We (your eight children) used to make fun of you for remembering WB Yeats’s or James Joyce’s birthdays more easily than ours. But now I am a parent and a writer too, I can sympathise. When I dash off to meet my kids at the school bus stop at the all-too-soon end of my working day, my head is often so full of my fictional creations that I have difficulty focusing on any aspect of real life.
The first poem, Lordship, in Conor O’Callaghan’s new collection, The Sun King (Gallery Press, €18.50/ €11.95), begins in a coastal writing retreat, then shifts to a novel that the protagonist is supposedly writing, before segueing into a feverishly imagined depiction of a London affair.
The three intertwined stories might be material enough for a novel, but they are vividly, memorably brought to life in the three pages of Lordship. O’Callaghan’s lines sing, compressing stories into images, so that ordinary details crystallise and are magicked into mysterious flares of significance, as in “the antique Nokia on the butcher’s block in the bathroom”, which “vibrates at all hours like tropical wildlife”.
This issue also sees Wales Arts Review celebrate one of the most exciting days in the international cultural calendar: Bloomsday. We have commissioned a series of articles on many different aspects of James Joyce. Nuala Ní Chonchúir discusses Joyce’s relationship with his mother, May Murray, and his wife, Nora, while also taking a look at the phenomenon of Bloomsday itself.Martina Evans precedes her major new poem, ‘Toasted Cheese’, with an examination of its principal influence: the Lestrygonians episode of Ulysses. In ‘Ulysses: The Deep and Vivid Words of Joyce’, Chris Cornwell explores the exotic language of Ulyssesand the connections and separations of personal and communal language. Lane Ashfeldt looks at Ulysses Seen, Rob Berry’s continuing graphic novelisation of Joyce’s masterwork. In ‘Epiphanies’, John Lavin examines the concept of the epiphany and how it is put to use in Joyce’s short fiction masterpiece, ‘The Dead’.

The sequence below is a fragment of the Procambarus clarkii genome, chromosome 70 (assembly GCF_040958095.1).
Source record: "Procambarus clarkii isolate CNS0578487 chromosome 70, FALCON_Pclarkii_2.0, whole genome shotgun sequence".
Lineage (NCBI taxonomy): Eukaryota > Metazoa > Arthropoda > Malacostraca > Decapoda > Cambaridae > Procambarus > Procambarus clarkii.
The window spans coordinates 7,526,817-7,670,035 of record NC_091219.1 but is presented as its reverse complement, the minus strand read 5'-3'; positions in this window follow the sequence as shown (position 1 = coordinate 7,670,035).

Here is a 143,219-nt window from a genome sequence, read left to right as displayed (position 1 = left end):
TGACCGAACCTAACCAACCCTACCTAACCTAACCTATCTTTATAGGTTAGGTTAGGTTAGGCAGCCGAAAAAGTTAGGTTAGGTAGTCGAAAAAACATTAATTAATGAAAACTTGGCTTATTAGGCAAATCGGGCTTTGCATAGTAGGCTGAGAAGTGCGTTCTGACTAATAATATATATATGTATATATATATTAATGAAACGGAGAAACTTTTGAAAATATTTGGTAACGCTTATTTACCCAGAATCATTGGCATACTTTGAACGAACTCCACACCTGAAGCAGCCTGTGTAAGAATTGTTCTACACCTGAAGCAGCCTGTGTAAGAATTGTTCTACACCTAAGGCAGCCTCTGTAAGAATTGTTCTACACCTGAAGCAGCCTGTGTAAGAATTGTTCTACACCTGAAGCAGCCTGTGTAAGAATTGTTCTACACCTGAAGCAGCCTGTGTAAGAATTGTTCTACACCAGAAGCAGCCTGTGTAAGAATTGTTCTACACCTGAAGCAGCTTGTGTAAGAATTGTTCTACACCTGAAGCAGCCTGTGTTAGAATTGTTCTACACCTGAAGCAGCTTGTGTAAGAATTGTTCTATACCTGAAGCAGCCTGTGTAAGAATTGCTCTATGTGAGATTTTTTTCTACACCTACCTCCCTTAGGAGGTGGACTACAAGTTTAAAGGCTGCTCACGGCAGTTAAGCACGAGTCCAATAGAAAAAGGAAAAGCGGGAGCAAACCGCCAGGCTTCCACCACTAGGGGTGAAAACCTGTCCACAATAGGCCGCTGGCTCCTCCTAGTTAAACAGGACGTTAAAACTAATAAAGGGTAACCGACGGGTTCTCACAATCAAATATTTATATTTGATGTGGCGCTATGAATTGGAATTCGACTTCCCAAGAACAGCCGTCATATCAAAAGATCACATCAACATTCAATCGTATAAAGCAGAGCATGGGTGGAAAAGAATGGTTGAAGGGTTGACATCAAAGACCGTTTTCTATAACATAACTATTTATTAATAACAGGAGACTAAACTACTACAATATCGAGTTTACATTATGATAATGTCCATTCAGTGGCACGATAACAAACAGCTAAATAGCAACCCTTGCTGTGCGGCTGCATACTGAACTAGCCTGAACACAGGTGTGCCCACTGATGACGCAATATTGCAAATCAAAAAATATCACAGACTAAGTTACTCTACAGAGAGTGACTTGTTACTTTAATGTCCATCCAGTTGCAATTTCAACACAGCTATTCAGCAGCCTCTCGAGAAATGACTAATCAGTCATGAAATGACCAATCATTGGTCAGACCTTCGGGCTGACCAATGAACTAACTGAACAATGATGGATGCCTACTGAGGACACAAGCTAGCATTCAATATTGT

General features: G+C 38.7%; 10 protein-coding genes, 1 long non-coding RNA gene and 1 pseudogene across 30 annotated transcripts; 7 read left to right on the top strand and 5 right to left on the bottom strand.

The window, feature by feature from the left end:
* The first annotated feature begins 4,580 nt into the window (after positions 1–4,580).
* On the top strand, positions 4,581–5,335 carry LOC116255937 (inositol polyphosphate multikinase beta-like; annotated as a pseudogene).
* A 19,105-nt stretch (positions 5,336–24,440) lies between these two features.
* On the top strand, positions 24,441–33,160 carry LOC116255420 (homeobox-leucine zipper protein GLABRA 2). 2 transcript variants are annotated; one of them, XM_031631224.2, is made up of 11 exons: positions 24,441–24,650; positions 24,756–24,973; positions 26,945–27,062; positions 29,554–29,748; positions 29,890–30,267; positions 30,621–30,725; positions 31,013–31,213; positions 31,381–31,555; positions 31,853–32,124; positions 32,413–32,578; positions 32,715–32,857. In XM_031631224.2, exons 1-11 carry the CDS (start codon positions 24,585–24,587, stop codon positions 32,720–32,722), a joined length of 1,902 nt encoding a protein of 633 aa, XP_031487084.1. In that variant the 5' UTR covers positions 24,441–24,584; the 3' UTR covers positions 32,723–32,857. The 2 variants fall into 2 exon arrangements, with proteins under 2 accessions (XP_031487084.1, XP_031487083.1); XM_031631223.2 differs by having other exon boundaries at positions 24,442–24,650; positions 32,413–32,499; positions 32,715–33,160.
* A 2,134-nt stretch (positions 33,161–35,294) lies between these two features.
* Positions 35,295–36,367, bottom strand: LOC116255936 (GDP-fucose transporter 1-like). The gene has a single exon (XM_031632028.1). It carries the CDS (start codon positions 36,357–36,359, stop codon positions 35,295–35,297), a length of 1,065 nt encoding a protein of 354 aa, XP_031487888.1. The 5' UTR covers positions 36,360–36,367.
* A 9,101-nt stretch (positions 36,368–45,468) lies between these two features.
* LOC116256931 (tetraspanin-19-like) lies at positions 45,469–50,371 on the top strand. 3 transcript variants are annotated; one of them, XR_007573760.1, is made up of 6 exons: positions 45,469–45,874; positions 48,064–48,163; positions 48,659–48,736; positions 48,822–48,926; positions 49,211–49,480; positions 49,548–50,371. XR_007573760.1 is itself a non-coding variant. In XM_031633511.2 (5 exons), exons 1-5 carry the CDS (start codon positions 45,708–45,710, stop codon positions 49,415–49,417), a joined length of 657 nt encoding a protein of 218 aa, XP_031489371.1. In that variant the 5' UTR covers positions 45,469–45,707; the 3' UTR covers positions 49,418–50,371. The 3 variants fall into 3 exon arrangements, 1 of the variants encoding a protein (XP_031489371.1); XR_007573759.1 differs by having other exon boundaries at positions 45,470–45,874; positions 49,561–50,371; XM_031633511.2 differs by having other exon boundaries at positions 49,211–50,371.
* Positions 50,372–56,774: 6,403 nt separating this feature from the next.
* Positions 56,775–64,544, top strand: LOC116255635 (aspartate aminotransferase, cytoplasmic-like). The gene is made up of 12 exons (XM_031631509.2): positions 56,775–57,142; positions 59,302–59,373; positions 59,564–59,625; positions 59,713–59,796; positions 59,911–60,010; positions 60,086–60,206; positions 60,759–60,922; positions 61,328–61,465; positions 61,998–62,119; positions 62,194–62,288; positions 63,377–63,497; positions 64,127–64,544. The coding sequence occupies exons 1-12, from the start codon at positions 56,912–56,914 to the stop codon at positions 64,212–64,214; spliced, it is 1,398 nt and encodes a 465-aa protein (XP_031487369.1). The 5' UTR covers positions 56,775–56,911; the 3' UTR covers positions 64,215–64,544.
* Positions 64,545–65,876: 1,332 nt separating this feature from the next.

Exploration of our changing landscape is, in short, compelling 08 June 2013, Pat Boran, Irish Independent Few anthologies of new writing can be read as simply a 'gathering of flowers', as the original Greek might suggest. In Ireland, perhaps more than elsewhere, a new collection of stories is expected to be more than the sum of its parts, and must somehow describe the present state of the nation and perhaps of Irishness itself. If editor Kevin Barry's introduction is a somewhat perfunctory one from a writer who can usually be relied upon to engage, his claim for a genre "pulsing with great, mad and rude new energies" is for the most part borne out by this selection of well known and emerging names.
Graph Magazine is an online magazine devoted to literature, culture, commentary and all manner of engagements and interventions. It is edited by Peter Sirr, Michael Cronin and Barra O Seaghdha, who edited the original print magazine Graph in Dublin from 1986 to 1998 (funded by Arts Council of Ireland).